Forum for Science, Industry and Business

Sponsored by:     3M 
Search our Site:

 

Weizmann Scientists Observe Quantum Effects in Cold Chemistry

15.10.2012
At very low temperatures, close to absolute zero, chemical reactions may proceed at a much higher rate than classical chemistry says they should – because in this extreme chill, quantum effects enter the picture.

A Weizmann Institute of Science team has now confirmed this experimentally; their results will not only provide insight into processes in the intriguing quantum world in which particles act as waves, but they might explain how chemical reactions occur in the vast frigid regions of interstellar space.

Long-standing predictions are that quantum effects should allow the formation of a transient bond – one that will force colliding atoms and molecules to orbit each other, instead of separating after the collision. Such a state would be very important, as orbiting atoms and molecules could have multiple chances to interact chemically. In this theory, a reaction that would seem to have a very low probability of occurring would proceed very rapidly at certain energies.

Dr. Ed Narevicius and his team in the Institute’s Department of Chemical Physics managed, for the first time, to experimentally confirm this elusive process in a reaction they performed at chilling temperatures of just a fraction of a degree above absolute zero – 0.01°K. Their results appeared this week in Science.

“The problem,” says Dr. Narevicius, “is that in classical chemistry, we think of reactions in terms of colliding billiard balls held together by springs on the molecular level. In the classical picture, reaction barriers block those billiard balls from approaching one another, whereas in the quantum physics world, reaction barriers can be penetrated by particles, as these acquire wave-like qualities at ultra-low temperatures.“

The quest to observe quantum effects in chemical reactions started over half a century ago with pioneering experiments by Dudley Herschbach and Yuan T. Lee, who later received a Nobel Prize for their work. They succeeded in observing chemical reactions at unprecedented resolution by colliding two low-temperature, supersonic beams. However, the collisions took place at relative speeds that were much too high to resolve many quantum effects: when two fast beams collide, the relative velocity sets the collision temperature at above 100°K, much too warm for quantum effects to play a significant role. Over the years, researchers have used various ingenious techniques, including changing the angle of the beams and slowing them down to a near-halt, that managed to bring the temperatures down to around 5°K – close, but still a miss for those seeking to observe chemical reactions in quantum conditions.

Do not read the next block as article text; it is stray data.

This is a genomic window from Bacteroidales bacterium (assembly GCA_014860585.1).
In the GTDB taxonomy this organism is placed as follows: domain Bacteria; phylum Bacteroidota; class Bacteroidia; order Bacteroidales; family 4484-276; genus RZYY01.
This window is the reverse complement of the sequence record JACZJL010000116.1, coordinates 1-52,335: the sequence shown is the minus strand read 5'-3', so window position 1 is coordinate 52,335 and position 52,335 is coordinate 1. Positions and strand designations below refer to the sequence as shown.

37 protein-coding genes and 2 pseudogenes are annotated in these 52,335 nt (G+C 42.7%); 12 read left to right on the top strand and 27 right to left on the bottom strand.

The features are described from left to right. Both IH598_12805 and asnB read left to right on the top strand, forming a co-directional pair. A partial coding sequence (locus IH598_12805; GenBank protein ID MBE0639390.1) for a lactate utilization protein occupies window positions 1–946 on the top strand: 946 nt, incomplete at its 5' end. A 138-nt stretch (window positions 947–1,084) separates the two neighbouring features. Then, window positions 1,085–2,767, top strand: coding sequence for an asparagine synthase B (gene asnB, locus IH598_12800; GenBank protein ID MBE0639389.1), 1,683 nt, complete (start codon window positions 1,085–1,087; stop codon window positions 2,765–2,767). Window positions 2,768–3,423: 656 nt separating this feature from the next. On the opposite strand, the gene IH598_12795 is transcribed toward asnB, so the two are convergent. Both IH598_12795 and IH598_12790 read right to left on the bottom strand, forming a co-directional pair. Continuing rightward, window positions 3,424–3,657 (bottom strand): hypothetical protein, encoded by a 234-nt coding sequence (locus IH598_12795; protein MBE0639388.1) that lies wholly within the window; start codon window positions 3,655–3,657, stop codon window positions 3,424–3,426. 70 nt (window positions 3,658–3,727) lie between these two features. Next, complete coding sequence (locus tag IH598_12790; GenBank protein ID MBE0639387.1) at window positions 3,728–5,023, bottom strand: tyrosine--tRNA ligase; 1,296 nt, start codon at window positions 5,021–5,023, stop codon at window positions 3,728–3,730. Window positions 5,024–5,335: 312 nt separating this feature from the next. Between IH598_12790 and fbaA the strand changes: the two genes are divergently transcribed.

The innovation that Dr. Narevicius and his team, including Alon B. Henson, Sasha Gersten, Yuval Shagam, and Julia Narevicius, introduced was to merge the beams rather than collide them. One beam was produced in a straight line, and the second beam was bent using a magnetic device until it was parallel with the first. Even though the beams were racing at high speed, the relative speed of the particles in relation to the others was zero; thus, a much lower collision temperature of only 0.01K could be achieved. One beam contained helium atoms in an excited state; the other, either argon atoms or hydrogen molecules. In the ensuing chemical reaction, the argon or hydrogen molecules became ionized, releasing electrons.

To see if quantum phenomena were in play, the researchers looked at reaction rates – a measure of how fast a reaction proceeds – at different collision energies. At high collision energies, classical effects dominated and the reaction rates slowed down gradually as the temperature dropped. But below about 3°K, the reaction rate in the merged beams suddenly took on peaks and valleys. This is a sign that a quantum phenomenon – known as scattering resonances, due to tunneling – was occurring in the reactions. At low energies, particles started behaving as waves; those waves that were able to tunnel through the potential barrier interfered constructively with the reflected waves upon collision. This creates a standing wave that corresponds to particles trapped in orbits around one another. Such interference occurs at particular energies and is marked by a dramatic increase in reaction rates.

Says Dr. Narevicius: “Our experiment is the first proof that the reaction rate can change dramatically in the cold reaction regime. Beyond the surprising results, we have shown that such measurements can serve as an ultrasensitive probe for reaction dynamics. Our observations already prove that our understanding of even the simplest ionization reaction is far from complete; it requires a thorough rethinking and the construction of better theoretical models. We expect that our method will be used to solve many puzzles in reactions that are especially relevant to interstellar chemistry, which generally occurs at ultra-low temperatures.”